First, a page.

Northern Boulevard, Queens

“Downtown Flushing and its vicinity account for among the densest concentration of pedestrians killed or severely injured in the borough,” according to NYC DOT.

Why we chose this site: Sitting across from Flushing and Queens High Schools, NYPD, and the YMCA, the intersection of Northern Boulevard and Union Street ranks in the top 20 percent most dangerous based on the number of fatalities and severe injuries due to car crashes.

💡 We say: It doesn't have to be this way

Flushing is an extremely vibrant, pedestrian-heavy community - let’s design the streetscape to reflect that. From the east, Northern Boulevard expands to the width of a highway just as it approaches popular downtown Flushing, resulting in extremely high driver-pedestrian crashes and splitting the neighborhood.


📣 Actionable design recommendations

Based on the needs and problems that we heard from Transportation Alternatives members in Queens, here are the top three implementation-focused strategies we recommend for this site — explored above in the video and below in more detail.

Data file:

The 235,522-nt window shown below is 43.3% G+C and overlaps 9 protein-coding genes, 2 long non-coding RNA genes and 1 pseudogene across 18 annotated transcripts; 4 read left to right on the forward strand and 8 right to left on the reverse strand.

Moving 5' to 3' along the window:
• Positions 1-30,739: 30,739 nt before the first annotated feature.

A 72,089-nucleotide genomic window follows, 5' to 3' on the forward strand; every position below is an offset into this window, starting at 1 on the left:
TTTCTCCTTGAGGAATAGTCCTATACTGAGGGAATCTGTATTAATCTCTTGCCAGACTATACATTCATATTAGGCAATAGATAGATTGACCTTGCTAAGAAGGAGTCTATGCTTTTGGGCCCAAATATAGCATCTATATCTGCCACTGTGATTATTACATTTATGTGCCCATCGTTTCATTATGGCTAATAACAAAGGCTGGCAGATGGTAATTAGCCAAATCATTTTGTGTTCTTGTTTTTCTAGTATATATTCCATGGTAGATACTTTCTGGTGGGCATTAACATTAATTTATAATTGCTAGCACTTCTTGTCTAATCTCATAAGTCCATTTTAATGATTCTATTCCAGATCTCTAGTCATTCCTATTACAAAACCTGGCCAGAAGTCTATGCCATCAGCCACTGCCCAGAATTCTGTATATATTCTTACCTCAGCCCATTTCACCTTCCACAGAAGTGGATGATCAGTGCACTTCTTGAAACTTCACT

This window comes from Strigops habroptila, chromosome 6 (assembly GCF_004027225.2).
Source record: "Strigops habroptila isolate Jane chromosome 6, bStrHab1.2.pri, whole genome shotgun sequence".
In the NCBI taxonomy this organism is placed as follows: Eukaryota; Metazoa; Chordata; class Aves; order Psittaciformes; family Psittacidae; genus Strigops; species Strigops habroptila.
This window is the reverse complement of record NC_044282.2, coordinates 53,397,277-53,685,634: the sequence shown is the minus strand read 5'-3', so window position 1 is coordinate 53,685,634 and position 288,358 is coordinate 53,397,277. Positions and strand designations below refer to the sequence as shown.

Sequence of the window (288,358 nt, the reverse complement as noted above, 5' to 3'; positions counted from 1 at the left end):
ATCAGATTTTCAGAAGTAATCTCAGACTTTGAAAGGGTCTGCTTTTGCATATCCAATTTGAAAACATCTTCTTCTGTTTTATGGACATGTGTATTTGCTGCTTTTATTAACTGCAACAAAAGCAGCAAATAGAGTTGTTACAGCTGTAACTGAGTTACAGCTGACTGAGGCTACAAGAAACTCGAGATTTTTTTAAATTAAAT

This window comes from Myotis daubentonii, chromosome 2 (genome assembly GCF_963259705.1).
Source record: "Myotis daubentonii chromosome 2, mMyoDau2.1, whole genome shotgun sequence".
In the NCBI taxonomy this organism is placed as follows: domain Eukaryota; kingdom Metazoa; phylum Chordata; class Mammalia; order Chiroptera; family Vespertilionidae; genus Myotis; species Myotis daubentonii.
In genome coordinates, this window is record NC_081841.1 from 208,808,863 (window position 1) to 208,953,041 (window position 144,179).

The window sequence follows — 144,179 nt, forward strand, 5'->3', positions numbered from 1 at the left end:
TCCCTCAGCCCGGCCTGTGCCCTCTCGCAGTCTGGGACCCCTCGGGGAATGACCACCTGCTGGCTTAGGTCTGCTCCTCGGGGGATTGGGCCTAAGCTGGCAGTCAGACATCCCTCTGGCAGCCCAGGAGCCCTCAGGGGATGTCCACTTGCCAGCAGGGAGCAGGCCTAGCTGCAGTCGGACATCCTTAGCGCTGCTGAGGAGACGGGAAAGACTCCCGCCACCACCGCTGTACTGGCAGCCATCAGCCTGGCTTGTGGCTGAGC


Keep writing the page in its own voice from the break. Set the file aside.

rendering of plaza on northern boulevard's median

1. Transform a median into a memorial

Let’s take advantage of Northern Boulevard’s expansive median space here by embracing public space with greenery, benches, and tables. By maintaining a constant travel lane width through Flushing, we can create something unique to the community along the corridor that includes the often-overlooked Flushing Memorial.

2. Design for parking where it’s necessary

Many users of this street expressed concern about the police cars that frequently park on the sidewalk and block access, so we propose dedicating space exclusively to NYPD parking while protecting safe pedestrian passage with tactical infrastructure.

rendering of bus lane and parking
rendering of bike and bus lane on street with turn restrictions

3. Bus and bike lane harmony

Union Street has the potential to be a complete street. Compared to a car lane, a bike lane can move seven times more people per hour while a bus lane can move upwards of 25 times more people. Not only do bus and bike lanes create safer streets for all road users, but they also encourage bike and bus ridership which means less congestion, including for those who need to drive. Design bus and bike lane infrastructure so they are separated for safety but work together intentionally.

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